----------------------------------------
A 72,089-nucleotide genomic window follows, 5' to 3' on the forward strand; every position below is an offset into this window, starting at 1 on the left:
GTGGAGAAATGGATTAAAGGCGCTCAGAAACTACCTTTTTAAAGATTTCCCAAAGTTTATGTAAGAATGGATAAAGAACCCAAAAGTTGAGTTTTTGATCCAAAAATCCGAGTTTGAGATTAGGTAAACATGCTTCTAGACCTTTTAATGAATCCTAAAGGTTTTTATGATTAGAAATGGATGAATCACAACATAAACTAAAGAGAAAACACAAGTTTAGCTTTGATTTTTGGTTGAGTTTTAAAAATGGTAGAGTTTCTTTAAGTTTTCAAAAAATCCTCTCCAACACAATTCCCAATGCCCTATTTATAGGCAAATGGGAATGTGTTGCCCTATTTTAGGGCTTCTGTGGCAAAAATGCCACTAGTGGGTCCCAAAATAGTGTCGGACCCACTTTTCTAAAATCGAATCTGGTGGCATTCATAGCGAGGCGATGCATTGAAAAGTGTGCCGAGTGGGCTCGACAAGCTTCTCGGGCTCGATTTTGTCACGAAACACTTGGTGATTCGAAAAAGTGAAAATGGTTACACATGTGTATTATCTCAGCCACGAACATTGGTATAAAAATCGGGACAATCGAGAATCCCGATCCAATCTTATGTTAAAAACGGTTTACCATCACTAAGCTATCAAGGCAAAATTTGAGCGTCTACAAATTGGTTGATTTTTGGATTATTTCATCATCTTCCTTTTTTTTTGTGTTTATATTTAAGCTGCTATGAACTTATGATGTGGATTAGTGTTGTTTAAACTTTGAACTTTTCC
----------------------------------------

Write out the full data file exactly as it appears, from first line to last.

A 72,089-nucleotide genomic window follows, 5' to 3' on the forward strand; every position below is an offset into this window, starting at 1 on the left:
GTGGAGAAATGGATTAAAGGCGCTCAGAAACTACCTTTTTAAAGATTTCCCAAAGTTTATGTAAGAATGGATAAAGAACCCAAAAGTTGAGTTTTTGATCCAAAAATCCGAGTTTGAGATTAGGTAAACATGCTTCTAGACCTTTTAATGAATCCTAAAGGTTTTTATGATTAGAAATGGATGAATCACAACATAAACTAAAGAGAAAACACAAGTTTAGCTTTGATTTTTGGTTGAGTTTTAAAAATGGTAGAGTTTCTTTAAGTTTTCAAAAAATCCTCTCCAACACAATTCCCAATGCCCTATTTATAGGCAAATGGGAATGTGTTGCCCTATTTTAGGGCTTCTGTGGCAAAAATGCCACTAGTGGGTCCCAAAATAGTGTCGGACCCACTTTTCTAAAATCGAATCTGGTGGCATTCATAGCGAGGCGATGCATTGAAAAGTGTGCCGAGTGGGCTCGACAAGCTTCTCGGGCTCGATTTTGTCACGAAACACTTGGTGATTCGAAAAAGTGAAAATGGTTACACATGTGTATTATCTCAGCCACGAACATTGGTATAAAAATCGGGACAATCGAGAATCCCGATCCAATCTTATGTTAAAAACGGTTTACCATCACTAAGCTATCAAGGCAAAATTTGAGCGTCTACAAATTGGTTGATTTTTGGATTATTTCATCATCTTCCTTTTTTTTTGTGTTTATATTTAAGCTGCTATGAACTTATGATGTGGATTAGTGTTGTTTAAACTTTGAACTTTTCC